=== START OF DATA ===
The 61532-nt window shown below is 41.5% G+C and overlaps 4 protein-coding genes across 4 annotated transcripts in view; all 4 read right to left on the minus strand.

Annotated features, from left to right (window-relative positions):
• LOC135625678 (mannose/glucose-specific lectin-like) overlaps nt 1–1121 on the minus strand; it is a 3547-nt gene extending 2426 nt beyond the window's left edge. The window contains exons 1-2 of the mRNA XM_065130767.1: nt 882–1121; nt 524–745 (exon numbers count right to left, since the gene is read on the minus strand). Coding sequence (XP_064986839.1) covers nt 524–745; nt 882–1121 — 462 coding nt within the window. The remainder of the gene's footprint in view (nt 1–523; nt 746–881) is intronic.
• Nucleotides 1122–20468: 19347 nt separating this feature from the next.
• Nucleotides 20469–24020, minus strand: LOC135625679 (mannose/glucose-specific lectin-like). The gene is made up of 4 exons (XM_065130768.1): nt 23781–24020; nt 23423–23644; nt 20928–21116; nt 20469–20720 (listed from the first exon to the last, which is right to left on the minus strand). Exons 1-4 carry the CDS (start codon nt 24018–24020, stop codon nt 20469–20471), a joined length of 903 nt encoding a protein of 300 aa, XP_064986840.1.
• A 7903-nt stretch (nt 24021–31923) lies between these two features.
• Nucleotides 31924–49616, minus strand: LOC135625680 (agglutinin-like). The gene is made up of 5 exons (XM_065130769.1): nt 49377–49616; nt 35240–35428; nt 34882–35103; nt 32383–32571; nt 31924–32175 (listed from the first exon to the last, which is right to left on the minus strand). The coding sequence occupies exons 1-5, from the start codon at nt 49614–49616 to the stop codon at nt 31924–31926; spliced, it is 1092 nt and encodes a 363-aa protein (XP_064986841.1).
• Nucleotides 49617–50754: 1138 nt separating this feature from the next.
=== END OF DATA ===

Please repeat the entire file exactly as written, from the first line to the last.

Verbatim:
The 61532-nt window shown below is 41.5% G+C and overlaps 4 protein-coding genes across 4 annotated transcripts in view; all 4 read right to left on the minus strand.

Annotated features, from left to right (window-relative positions):
• LOC135625678 (mannose/glucose-specific lectin-like) overlaps nt 1–1121 on the minus strand; it is a 3547-nt gene extending 2426 nt beyond the window's left edge. The window contains exons 1-2 of the mRNA XM_065130767.1: nt 882–1121; nt 524–745 (exon numbers count right to left, since the gene is read on the minus strand). Coding sequence (XP_064986839.1) covers nt 524–745; nt 882–1121 — 462 coding nt within the window. The remainder of the gene's footprint in view (nt 1–523; nt 746–881) is intronic.
• Nucleotides 1122–20468: 19347 nt separating this feature from the next.
• Nucleotides 20469–24020, minus strand: LOC135625679 (mannose/glucose-specific lectin-like). The gene is made up of 4 exons (XM_065130768.1): nt 23781–24020; nt 23423–23644; nt 20928–21116; nt 20469–20720 (listed from the first exon to the last, which is right to left on the minus strand). Exons 1-4 carry the CDS (start codon nt 24018–24020, stop codon nt 20469–20471), a joined length of 903 nt encoding a protein of 300 aa, XP_064986840.1.
• A 7903-nt stretch (nt 24021–31923) lies between these two features.
• Nucleotides 31924–49616, minus strand: LOC135625680 (agglutinin-like). The gene is made up of 5 exons (XM_065130769.1): nt 49377–49616; nt 35240–35428; nt 34882–35103; nt 32383–32571; nt 31924–32175 (listed from the first exon to the last, which is right to left on the minus strand). The coding sequence occupies exons 1-5, from the start codon at nt 49614–49616 to the stop codon at nt 31924–31926; spliced, it is 1092 nt and encodes a 363-aa protein (XP_064986841.1).
• Nucleotides 49617–50754: 1138 nt separating this feature from the next.